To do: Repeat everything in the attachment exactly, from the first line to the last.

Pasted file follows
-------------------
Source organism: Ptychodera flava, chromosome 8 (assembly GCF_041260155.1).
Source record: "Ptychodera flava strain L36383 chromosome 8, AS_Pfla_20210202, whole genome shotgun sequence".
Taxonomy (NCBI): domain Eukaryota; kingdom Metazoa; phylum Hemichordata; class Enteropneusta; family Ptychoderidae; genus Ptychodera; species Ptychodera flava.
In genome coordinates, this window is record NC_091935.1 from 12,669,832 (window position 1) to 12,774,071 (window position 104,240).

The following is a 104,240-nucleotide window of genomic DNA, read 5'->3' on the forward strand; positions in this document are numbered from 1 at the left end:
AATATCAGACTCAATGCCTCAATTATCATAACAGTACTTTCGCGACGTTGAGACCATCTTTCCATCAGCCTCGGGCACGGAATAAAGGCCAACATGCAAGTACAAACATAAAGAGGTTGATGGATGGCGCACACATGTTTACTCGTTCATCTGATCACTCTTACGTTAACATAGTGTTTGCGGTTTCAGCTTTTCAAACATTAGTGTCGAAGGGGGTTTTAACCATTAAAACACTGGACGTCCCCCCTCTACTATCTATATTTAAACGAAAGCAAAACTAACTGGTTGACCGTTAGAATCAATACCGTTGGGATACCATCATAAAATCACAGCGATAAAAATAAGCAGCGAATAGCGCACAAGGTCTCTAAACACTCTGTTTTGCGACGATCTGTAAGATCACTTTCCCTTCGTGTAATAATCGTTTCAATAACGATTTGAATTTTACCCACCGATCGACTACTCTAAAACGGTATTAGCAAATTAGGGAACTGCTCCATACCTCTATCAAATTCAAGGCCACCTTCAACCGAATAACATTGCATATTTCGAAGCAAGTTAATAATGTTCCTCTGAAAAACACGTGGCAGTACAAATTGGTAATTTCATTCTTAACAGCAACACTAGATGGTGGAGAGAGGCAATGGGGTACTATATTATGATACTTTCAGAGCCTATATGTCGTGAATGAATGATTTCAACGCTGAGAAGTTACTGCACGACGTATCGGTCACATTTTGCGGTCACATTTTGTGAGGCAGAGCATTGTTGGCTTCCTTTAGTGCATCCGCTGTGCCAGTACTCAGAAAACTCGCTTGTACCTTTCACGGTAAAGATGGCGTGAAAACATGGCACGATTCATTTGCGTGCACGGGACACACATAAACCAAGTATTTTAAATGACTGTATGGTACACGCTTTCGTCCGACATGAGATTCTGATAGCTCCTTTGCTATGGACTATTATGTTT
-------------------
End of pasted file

Source organism: Ptychodera flava, chromosome 8 (assembly GCF_041260155.1).
Source record: "Ptychodera flava strain L36383 chromosome 8, AS_Pfla_20210202, whole genome shotgun sequence".
Taxonomy (NCBI): domain Eukaryota; kingdom Metazoa; phylum Hemichordata; class Enteropneusta; family Ptychoderidae; genus Ptychodera; species Ptychodera flava.
In genome coordinates, this window is record NC_091935.1 from 12,669,832 (window position 1) to 12,774,071 (window position 104,240).

The following is a 104,240-nucleotide window of genomic DNA, read 5'->3' on the forward strand; positions in this document are numbered from 1 at the left end:
AATATCAGACTCAATGCCTCAATTATCATAACAGTACTTTCGCGACGTTGAGACCATCTTTCCATCAGCCTCGGGCACGGAATAAAGGCCAACATGCAAGTACAAACATAAAGAGGTTGATGGATGGCGCACACATGTTTACTCGTTCATCTGATCACTCTTACGTTAACATAGTGTTTGCGGTTTCAGCTTTTCAAACATTAGTGTCGAAGGGGGTTTTAACCATTAAAACACTGGACGTCCCCCCTCTACTATCTATATTTAAACGAAAGCAAAACTAACTGGTTGACCGTTAGAATCAATACCGTTGGGATACCATCATAAAATCACAGCGATAAAAATAAGCAGCGAATAGCGCACAAGGTCTCTAAACACTCTGTTTTGCGACGATCTGTAAGATCACTTTCCCTTCGTGTAATAATCGTTTCAATAACGATTTGAATTTTACCCACCGATCGACTACTCTAAAACGGTATTAGCAAATTAGGGAACTGCTCCATACCTCTATCAAATTCAAGGCCACCTTCAACCGAATAACATTGCATATTTCGAAGCAAGTTAATAATGTTCCTCTGAAAAACACGTGGCAGTACAAATTGGTAATTTCATTCTTAACAGCAACACTAGATGGTGGAGAGAGGCAATGGGGTACTATATTATGATACTTTCAGAGCCTATATGTCGTGAATGAATGATTTCAACGCTGAGAAGTTACTGCACGACGTATCGGTCACATTTTGCGGTCACATTTTGTGAGGCAGAGCATTGTTGGCTTCCTTTAGTGCATCCGCTGTGCCAGTACTCAGAAAACTCGCTTGTACCTTTCACGGTAAAGATGGCGTGAAAACATGGCACGATTCATTTGCGTGCACGGGACACACATAAACCAAGTATTTTAAATGACTGTATGGTACACGCTTTCGTCCGACATGAGATTCTGATAGCTCCTTTGCTATGGACTATTATGTTT